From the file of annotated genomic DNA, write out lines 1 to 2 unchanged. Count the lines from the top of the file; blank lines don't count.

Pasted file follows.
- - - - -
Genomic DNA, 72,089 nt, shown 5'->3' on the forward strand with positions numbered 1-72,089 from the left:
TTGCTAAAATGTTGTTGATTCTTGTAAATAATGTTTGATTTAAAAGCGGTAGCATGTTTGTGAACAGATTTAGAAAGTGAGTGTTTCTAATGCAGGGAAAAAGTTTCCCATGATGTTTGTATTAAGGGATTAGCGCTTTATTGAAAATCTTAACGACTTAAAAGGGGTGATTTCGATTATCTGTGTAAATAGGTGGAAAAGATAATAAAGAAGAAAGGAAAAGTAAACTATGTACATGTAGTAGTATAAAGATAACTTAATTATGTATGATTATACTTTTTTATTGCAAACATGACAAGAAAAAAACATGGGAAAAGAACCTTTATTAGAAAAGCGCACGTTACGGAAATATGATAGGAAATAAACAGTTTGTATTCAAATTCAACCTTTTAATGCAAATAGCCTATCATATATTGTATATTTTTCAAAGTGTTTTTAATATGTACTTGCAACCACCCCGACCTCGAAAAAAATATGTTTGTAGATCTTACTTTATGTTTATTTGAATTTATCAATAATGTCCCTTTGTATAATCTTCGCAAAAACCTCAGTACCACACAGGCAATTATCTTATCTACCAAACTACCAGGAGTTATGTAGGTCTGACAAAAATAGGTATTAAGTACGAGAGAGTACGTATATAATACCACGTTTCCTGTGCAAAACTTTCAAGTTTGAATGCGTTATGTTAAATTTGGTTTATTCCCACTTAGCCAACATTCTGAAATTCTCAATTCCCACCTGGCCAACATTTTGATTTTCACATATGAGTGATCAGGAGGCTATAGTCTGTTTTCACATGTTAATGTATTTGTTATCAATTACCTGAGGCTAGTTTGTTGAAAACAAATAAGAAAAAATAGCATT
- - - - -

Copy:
Genomic DNA, 72,089 nt, shown 5'->3' on the forward strand with positions numbered 1-72,089 from the left:
TTGCTAAAATGTTGTTGATTCTTGTAAATAATGTTTGATTTAAAAGCGGTAGCATGTTTGTGAACAGATTTAGAAAGTGAGTGTTTCTAATGCAGGGAAAAAGTTTCCCATGATGTTTGTATTAAGGGATTAGCGCTTTATTGAAAATCTTAACGACTTAAAAGGGGTGATTTCGATTATCTGTGTAAATAGGTGGAAAAGATAATAAAGAAGAAAGGAAAAGTAAACTATGTACATGTAGTAGTATAAAGATAACTTAATTATGTATGATTATACTTTTTTATTGCAAACATGACAAGAAAAAAACATGGGAAAAGAACCTTTATTAGAAAAGCGCACGTTACGGAAATATGATAGGAAATAAACAGTTTGTATTCAAATTCAACCTTTTAATGCAAATAGCCTATCATATATTGTATATTTTTCAAAGTGTTTTTAATATGTACTTGCAACCACCCCGACCTCGAAAAAAATATGTTTGTAGATCTTACTTTATGTTTATTTGAATTTATCAATAATGTCCCTTTGTATAATCTTCGCAAAAACCTCAGTACCACACAGGCAATTATCTTATCTACCAAACTACCAGGAGTTATGTAGGTCTGACAAAAATAGGTATTAAGTACGAGAGAGTACGTATATAATACCACGTTTCCTGTGCAAAACTTTCAAGTTTGAATGCGTTATGTTAAATTTGGTTTATTCCCACTTAGCCAACATTCTGAAATTCTCAATTCCCACCTGGCCAACATTTTGATTTTCACATATGAGTGATCAGGAGGCTATAGTCTGTTTTCACATGTTAATGTATTTGTTATCAATTACCTGAGGCTAGTTTGTTGAAAACAAATAAGAAAAAATAGCATT